In this case, "whether" and "if" are interchangeable, but that isn't always true. This site explains the differences well. They say not to use "if" after prepositions, which would change my correction to "native speakers' opinions on if whether it's possible". I tend to agree with them, but for some reason, your sentence doesn't sound too bad with "if". Admittedly, it sounds better with "whether". If you follow their instructions, you shouldn't go wrong on "if" versus "whether".
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Re: I want to know.

Postby Perceptor » 2014-06-07, 19:53

Hi. It's me again. Want to ask you somewhat. There's a phrase: "But now you want to best of me". I didn't quite understand how it uses. Rather I didn't understand the structure of "want to best of". For example i know the structure: "I want to (verb) smth" and I want (noun) of (noun)" - something like this. Maybe the word "best" is a verb, but why there's "of" after "best". There're another phrases from the same song: "You don't want me to yourself", "I'll for fill your needs" Can you explain it to me?

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Re: I want to know.

Postby linguoboy » 2014-06-07, 21:34

Perceptor wrote:Hi. It's me again. Want to ask you somewhatthing. There's a phrase: "But now you want to best of me".

That's not English. Sure you didn't mishear "But now you want the best of me"?
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Re: I want to know.

Postby Perceptor » 2014-06-07, 22:11

Oh sorry, it was a wrong text. There's no phrase "you want to best of me" there's "the" instead of "to".
I was misinformed :(
http://www.jooov.net/text/171268501/Vag ... Lisa.htmls - the text.
http://www.youtube.com/watch?v=l7visFnK57E - the song.
But what can you say about this phrase: "You don't want me to yourself".
Does it mean: "You don't want that i'll be your" or something like this or no? Is it correctly?

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Re: Please explain me.

Postby Perceptor » 2014-06-11, 21:39

If it don't complicate you can you similarly explain to me the phrase: "Let your soul take you where you long to be" not a translation but this method to do an adverb instead of a verb. (Where you want to be for a long time, for example)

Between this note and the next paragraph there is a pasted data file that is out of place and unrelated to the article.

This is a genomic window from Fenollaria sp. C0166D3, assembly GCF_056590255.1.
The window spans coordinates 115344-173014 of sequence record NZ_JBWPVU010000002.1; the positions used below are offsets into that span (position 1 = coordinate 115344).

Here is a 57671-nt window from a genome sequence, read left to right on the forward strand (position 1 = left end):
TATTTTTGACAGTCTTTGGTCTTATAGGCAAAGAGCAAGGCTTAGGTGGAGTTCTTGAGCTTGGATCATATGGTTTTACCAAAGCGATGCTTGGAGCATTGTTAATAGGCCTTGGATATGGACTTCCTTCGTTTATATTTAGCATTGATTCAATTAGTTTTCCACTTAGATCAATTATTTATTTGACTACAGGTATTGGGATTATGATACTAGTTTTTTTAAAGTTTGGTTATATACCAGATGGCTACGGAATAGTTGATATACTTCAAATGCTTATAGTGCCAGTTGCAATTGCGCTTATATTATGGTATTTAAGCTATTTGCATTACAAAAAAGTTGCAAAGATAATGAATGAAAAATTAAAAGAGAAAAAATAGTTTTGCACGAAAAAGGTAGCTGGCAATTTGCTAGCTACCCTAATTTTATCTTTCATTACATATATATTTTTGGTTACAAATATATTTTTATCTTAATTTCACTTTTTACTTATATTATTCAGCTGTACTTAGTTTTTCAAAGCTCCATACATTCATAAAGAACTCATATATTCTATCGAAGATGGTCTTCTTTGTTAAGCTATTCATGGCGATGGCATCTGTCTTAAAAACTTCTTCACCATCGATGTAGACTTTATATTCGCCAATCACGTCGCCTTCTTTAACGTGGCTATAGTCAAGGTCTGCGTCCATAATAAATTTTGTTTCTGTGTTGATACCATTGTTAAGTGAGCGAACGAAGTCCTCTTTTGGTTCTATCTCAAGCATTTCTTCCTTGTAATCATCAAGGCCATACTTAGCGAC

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Re: I want to know.

Postby Dormouse559 » 2014-06-11, 22:15

Perceptor wrote:Oh sorry, it was an incorrect wrong text. There's no phrase "you want to best of me". There's "the" instead of "to".
I was misinformed :(
http://www.jooov.net/text/171268501/Vag ... Lisa.htmls - the text.
http://www.youtube.com/watch?v=l7visFnK57E - the song.
But what can you say about this phrase: "You don't want me to yourself"?
Does it mean: "You don't want that i'll me to be yours" or something like this or no? Is it correctly?
"You don't want me to yourself" means that the person (you) doesn't mind "sharing" the singer with other people. Does that make sense?

Perceptor wrote:If it doesn't complicate things, you can you similarly also explain to me the phrase: "Let your soul take you where you long to be"? Not a translation but this method to do of using an adverb instead of a verb. (Where you want to be for a long time, for example)
There is nothing special about that sentence. "To long" is a somewhat poetic verb meaning "to desire greatly". (To use it with a noun, say "long for" [I long for friendship.])
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Re: Please explain to me.

Postby Perceptor » 2014-06-20, 0:50

Can you explain the difference between the words: "forever" and "forevermore"?